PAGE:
The return of moderate air conditioning load to much of the South, along with expectations that the Energy Information Administration (EIA) will be reducing production estimates through last year in its revised EIA-914 report methodology Thursday, likely were the chief basis for flat to slightly higher quotes at nearly all points Wednesday.
The previous day’s drop of 4.6 cents by May futures, along with temperatures starting to approach more spring-like conditions again in northern market areas following an early-week cooldown, certainly did little to support the physical market.
A Florida citygate gain of a little more than 15 cents was conspicuous among overall prices that ranged from essentially unchanged to about a nickel higher. Only a few locations recorded losses of 3-5 cents or so.
SoCalGas did not send out its notice of a high-linepack OFO for Wednesday until early that morning (see Transportation Notes) and as of late Wednesday afternoon had not said whether the OFO would extend into Thursday. But it was enough for the SoCal citygate and Southern California border to see two of Wednesday’s rare price retreats.
The cash market can count on modest screen support Thursday after May futures ended their prompt-month contract reign with an increase of 5.5 cents (see related story).
The Rockies tended to register most of the day’s modest gains as lows on either side of freezing will return to the region Thursday following a period in which moderately cool springtime conditions prevailed. The desert Southwest, while also cooling off, will stay moderately warm at most locations, while most of the rest of the West will be chilly to cool.
It’s pretty likely that quiet air conditioners will be turned on in the South as forecast highs will be on either side of 80 at most locations Thursday. Meanwhile, very little heating load can be expected to remain in the Northeast and Midwest as their highs are expected to reach the upper 50s to upper 60s.
Less than a month into the traditional storage injection season, Southern Natural Gas is already up to half full. Of the total 60 Bcf working gas capacity at its two facilities in Louisiana and Mississippi, 30.1 Bcf, or 50% of capacity, was stashed away as of April 22, Southern said. That compares with 37.4 Bcf (62%) on April 23, 2009 and 24.8 Bcf (41%) on April 24, 2008.
A Texas-based marketer said he expects prices to be “up a little bit” in the daily market Thursday, largely due to the screen’s moderate firmness. He thought short-covering was the chief driver of the futures uptick, which he said is not unusual for monthly settlement days.
The screen gain also appeared to support a bit more strength in May bidweek physical basis and fixed prices Wednesday, the marketer continued. He estimated May’s Chicago citygate index at $4.32, which would represent a fairly large jump from the $4.00 recorded for April.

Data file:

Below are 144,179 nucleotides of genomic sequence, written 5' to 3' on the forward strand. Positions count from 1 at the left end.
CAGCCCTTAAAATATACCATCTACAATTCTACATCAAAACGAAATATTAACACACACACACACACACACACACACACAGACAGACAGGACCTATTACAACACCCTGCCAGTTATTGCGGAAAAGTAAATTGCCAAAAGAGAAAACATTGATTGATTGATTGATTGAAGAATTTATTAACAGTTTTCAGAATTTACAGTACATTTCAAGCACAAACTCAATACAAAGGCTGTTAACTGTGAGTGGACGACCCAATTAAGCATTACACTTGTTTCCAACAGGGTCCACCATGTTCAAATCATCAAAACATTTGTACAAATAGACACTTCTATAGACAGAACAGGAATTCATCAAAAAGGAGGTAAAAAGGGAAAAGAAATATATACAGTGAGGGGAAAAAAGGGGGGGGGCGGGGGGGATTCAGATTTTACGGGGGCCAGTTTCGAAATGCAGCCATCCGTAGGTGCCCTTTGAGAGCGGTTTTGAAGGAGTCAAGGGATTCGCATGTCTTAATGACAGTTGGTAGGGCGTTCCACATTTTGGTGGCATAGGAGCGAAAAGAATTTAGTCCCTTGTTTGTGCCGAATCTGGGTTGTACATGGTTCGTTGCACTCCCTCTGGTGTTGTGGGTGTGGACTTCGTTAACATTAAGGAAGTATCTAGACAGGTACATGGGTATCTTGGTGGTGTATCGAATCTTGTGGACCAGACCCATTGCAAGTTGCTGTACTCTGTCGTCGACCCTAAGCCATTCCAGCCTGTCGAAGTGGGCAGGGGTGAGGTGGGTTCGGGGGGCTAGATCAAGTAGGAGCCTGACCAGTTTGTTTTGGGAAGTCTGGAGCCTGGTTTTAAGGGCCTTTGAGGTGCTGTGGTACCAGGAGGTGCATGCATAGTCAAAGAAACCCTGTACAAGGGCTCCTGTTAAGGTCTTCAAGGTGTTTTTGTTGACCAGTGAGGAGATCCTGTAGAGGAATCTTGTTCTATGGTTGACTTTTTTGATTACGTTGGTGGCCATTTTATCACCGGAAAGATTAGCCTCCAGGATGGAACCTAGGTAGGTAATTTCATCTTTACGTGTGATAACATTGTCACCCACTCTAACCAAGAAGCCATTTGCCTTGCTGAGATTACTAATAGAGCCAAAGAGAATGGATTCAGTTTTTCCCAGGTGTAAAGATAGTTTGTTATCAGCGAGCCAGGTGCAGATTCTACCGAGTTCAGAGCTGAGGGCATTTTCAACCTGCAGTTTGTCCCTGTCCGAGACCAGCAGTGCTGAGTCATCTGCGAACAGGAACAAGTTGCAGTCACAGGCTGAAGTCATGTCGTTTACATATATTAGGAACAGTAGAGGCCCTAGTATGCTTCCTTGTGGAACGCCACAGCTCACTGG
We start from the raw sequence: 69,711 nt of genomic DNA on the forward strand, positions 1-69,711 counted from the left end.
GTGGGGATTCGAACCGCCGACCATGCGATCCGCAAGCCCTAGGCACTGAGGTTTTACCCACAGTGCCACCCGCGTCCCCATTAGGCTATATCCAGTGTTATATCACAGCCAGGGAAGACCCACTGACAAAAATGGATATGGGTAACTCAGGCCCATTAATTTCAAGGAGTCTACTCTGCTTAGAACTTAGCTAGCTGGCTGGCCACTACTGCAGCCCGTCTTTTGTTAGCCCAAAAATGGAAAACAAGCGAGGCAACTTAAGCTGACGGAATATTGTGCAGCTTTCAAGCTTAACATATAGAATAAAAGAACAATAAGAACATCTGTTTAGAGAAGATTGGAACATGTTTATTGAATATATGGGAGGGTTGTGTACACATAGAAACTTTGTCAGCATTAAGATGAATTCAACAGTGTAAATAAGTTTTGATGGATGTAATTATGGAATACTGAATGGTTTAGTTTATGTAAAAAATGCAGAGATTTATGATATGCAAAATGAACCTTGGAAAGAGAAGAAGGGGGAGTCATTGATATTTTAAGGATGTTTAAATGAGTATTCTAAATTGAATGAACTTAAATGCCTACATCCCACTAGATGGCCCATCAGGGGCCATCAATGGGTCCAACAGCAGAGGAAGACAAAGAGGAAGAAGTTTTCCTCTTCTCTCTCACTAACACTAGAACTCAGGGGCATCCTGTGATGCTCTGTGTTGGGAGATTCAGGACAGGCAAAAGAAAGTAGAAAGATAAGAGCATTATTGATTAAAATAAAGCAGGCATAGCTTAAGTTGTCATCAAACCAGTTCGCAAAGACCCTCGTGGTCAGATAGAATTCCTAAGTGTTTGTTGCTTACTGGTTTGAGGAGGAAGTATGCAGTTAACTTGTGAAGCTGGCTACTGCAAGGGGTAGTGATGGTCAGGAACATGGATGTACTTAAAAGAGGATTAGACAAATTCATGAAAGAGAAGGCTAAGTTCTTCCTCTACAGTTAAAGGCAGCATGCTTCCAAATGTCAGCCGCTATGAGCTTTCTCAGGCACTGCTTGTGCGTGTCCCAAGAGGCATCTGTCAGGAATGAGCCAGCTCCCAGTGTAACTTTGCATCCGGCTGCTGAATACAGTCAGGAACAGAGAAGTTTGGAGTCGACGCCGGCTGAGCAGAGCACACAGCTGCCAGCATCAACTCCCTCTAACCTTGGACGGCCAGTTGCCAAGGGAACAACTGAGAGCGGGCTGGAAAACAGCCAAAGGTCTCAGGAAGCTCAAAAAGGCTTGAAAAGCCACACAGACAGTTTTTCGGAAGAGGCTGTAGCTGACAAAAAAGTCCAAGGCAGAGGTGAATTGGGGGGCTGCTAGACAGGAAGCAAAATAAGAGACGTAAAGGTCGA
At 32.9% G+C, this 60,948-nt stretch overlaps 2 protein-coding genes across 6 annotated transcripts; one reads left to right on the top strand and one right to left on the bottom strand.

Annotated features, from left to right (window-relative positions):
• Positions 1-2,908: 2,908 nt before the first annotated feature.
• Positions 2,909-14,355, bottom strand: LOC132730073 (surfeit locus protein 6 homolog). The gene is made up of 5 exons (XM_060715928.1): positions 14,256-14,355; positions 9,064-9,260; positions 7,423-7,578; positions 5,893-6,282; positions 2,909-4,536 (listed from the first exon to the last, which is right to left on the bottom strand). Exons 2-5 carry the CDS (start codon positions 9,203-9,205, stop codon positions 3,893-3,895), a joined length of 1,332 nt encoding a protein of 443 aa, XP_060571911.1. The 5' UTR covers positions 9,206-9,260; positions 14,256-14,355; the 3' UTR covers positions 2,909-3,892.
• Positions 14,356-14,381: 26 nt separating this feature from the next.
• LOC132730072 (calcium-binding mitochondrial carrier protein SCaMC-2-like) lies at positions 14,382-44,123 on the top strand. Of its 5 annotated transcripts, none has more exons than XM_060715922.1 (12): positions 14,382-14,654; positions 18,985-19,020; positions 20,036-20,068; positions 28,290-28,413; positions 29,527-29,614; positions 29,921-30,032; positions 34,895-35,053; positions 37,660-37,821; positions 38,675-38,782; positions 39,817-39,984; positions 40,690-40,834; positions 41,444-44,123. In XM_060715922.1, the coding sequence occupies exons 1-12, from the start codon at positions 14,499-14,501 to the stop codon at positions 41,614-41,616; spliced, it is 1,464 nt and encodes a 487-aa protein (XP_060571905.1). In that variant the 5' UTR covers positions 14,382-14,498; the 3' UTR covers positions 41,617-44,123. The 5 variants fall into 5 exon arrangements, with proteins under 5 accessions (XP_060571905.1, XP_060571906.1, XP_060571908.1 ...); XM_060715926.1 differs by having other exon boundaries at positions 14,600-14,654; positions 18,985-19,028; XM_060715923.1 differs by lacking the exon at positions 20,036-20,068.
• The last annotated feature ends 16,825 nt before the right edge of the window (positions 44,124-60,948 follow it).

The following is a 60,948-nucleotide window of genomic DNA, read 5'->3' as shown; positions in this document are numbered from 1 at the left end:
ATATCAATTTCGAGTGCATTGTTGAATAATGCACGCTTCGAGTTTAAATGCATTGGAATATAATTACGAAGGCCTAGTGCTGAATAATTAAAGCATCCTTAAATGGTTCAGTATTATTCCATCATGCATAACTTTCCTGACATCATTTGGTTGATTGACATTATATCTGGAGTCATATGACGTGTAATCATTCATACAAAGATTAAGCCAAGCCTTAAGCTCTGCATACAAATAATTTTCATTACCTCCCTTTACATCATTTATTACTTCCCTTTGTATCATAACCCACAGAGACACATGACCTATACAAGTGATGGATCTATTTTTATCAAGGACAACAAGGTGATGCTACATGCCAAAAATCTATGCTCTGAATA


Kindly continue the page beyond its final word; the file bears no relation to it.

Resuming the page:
The National Weather Service (NWS) looks for above-normal temperatures during the May 3-7 workweek everywhere (except for the southern third of the Florida peninsula) south of a line generally running to the west-southwest from the New York City metro area before curving more to the southwest through the Panhandles of Oklahoma and Texas into southwest New Mexico and West Texas. In its six- to 10-day forecast posted Tuesday afternoon, NWS predicted below-normal readings throughout the Pacific Northwest and as far east as northern Minnesota, extending southward into the northeastern half of California, virtually all of Nevada and the southern sections of Arizona and New Mexico. The agency also expects such conditions in Maine and the eastern edge of New Hampshire.
Credit Suisse’s Teri Viswanath said she expects the Energy Information Administration (EIA) to report an 80 Bcf storage injection for the week ending April 23. “Record-breaking storage injections in April would enable the industry to meet or surpass last year’s end-of-season levels,” she added.
However, Viswanath said, “the real test for natural gas prices” will likely occur Thursday when EIA releases both the Weekly Natural Gas Storage Report and the Monthly Natural Gas Gross Production Report, also known as the EIA-914 report. “While we think that the EIA storage release might come in higher than expected, possible reductions in the EIA-914 data will likely put a stop to any major [futures] sell-off this week.”
Other analyst estimates for the storage build to be reported Thursday included 69 Bcf by Cameron Horwitz of SunTrust Robinson Humphrey; 76 Bcf by Ron Denhardt of Strategic Energy & Economic Research; 77 Bcf by Kyle Cooper of IAF Advisors; and 79 Bcf by Stephen Smith of Stephen Smith Energy Associates.
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